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PORTFOLIO

22.09.2014

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Tradition, drug addiction and religious faith – over a period of two years and armed only with an R6 and an M9, Adriana Zehbrauskas returned time and again to Tepito, a district of Mexico City filled with life and violence. Insights into a hard to access no-go-area.
A policeman walks by the scene of a murder where a man was shot a few hours earlier during the opening of a bar in Tepito
A birthday party in Tepito. Between violence and street battles life for local residents goes on as usual
On october, 4th, is the feast of Francis of Assisi. In Tepito this day is celebrated with traditionell wrestling
In Tepito, wrestling matches are family events
The end of the festivities: dogs roam around between closed carnival stands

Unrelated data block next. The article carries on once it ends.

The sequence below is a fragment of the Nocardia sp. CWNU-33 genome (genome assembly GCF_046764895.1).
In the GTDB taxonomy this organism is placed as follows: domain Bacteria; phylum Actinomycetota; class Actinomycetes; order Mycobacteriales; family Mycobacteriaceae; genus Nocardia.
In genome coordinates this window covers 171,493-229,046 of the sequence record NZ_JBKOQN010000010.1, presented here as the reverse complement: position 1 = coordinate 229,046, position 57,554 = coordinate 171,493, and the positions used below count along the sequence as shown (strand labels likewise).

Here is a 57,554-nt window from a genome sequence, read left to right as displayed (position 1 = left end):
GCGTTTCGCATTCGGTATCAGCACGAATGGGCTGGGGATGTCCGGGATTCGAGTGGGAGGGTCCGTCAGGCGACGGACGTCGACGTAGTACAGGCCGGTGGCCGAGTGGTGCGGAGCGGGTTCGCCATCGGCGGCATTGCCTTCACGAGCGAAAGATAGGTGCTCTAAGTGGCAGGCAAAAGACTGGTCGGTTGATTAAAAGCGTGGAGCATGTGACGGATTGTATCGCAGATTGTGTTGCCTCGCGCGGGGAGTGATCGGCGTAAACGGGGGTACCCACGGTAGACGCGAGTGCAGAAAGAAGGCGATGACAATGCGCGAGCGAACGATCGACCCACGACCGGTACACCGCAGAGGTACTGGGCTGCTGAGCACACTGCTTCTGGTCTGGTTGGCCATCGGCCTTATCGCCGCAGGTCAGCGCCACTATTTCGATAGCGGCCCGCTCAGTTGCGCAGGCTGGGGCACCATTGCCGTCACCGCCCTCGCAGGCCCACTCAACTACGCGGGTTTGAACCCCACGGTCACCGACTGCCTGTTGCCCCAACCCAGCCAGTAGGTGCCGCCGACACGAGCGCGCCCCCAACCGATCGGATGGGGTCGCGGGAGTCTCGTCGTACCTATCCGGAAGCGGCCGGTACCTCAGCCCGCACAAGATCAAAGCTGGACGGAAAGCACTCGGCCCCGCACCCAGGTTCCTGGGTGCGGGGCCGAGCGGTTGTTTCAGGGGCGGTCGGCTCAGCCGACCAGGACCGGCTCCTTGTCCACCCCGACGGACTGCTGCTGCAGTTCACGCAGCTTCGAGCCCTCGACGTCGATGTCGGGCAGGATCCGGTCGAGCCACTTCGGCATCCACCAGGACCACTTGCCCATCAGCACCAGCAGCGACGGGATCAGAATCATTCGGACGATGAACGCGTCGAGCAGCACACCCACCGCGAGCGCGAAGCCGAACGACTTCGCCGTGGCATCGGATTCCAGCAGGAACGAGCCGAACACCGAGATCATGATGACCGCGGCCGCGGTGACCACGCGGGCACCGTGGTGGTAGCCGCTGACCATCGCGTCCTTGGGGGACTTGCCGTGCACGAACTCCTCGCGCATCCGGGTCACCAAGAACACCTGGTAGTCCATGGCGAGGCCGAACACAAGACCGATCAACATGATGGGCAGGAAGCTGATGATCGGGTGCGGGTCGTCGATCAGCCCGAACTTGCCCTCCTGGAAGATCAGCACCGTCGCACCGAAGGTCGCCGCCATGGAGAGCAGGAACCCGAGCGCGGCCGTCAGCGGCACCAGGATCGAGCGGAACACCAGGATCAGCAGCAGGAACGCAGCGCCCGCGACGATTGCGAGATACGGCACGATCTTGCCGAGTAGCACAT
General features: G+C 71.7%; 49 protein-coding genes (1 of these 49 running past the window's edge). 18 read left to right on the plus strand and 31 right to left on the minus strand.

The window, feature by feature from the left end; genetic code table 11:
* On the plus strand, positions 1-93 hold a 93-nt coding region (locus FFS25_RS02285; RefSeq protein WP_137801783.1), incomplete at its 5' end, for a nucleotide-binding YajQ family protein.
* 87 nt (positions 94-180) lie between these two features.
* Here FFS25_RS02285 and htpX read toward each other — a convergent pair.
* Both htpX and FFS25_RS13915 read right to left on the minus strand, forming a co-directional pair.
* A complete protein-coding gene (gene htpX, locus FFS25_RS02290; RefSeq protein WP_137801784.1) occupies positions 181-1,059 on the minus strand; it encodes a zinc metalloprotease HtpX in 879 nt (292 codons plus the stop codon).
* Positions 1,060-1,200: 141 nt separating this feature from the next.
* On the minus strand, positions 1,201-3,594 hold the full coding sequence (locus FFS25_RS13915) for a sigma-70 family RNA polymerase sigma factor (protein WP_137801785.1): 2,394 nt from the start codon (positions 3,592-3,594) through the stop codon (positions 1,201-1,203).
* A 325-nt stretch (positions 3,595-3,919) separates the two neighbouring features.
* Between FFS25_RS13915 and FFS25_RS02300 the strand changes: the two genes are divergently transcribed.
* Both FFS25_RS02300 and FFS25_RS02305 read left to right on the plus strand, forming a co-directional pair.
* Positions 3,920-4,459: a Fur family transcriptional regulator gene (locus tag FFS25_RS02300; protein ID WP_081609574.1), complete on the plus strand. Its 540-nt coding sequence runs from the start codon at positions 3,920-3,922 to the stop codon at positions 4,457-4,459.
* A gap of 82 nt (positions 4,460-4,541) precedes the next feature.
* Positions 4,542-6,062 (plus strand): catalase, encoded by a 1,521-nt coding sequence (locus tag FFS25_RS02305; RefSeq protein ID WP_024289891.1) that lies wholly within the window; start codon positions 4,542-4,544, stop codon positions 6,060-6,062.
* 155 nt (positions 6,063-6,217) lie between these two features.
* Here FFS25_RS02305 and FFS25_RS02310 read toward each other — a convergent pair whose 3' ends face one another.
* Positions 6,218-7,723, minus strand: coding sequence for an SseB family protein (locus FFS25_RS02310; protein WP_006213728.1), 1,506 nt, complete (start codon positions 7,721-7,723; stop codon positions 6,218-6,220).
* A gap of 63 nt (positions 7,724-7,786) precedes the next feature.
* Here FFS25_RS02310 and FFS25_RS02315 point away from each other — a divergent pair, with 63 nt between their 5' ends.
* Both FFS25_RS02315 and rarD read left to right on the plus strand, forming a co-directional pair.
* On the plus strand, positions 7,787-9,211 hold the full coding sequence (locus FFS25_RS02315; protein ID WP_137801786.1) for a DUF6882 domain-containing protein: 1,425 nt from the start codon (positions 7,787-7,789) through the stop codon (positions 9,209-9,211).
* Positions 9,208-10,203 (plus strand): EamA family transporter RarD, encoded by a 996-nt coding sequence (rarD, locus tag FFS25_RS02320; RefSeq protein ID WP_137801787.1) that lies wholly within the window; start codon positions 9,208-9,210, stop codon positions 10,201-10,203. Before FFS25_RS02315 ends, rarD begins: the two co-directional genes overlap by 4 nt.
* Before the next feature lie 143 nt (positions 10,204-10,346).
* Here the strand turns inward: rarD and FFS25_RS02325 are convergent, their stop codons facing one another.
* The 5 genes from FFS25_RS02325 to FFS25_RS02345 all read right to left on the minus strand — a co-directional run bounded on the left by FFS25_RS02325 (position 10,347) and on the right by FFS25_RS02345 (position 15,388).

One of the biggest festivities in Tepito is the Dia de Santa Muerte, the Day of Holy Death
Pedestrians crowd the packed streets. Faces painted in white pray to a statue of a skeleton called Santa Muerte
As one local says: “If perhaps you have something you don’t want to go to God with, you come here. Say your cousin is in jail. You make an offering and you ask her to help him. It makes no difference to her who you are or what you ask.”
On the Dia de Santa Muerte the undead reign over Tepito
On these days, local residents decorate with special symbols. Decorations with skulls are a favourite
Tattoos with death symbols often serve as a reminder of relatives and friends who have passed away

Adriana Zehbrauskas

Born in 1968 in Brazil, with Lebanese and Lithuanian roots, Zehbrauskas moved to Mexico City a few years ago. She attended a journalism school in Sao Paulo and studied linguistics in Paris. Based today in Mexico, she works primarily for The New York Times, The Wall Street Journal, The Guardian and Le Figaro.

Adriana Zehbrauskas
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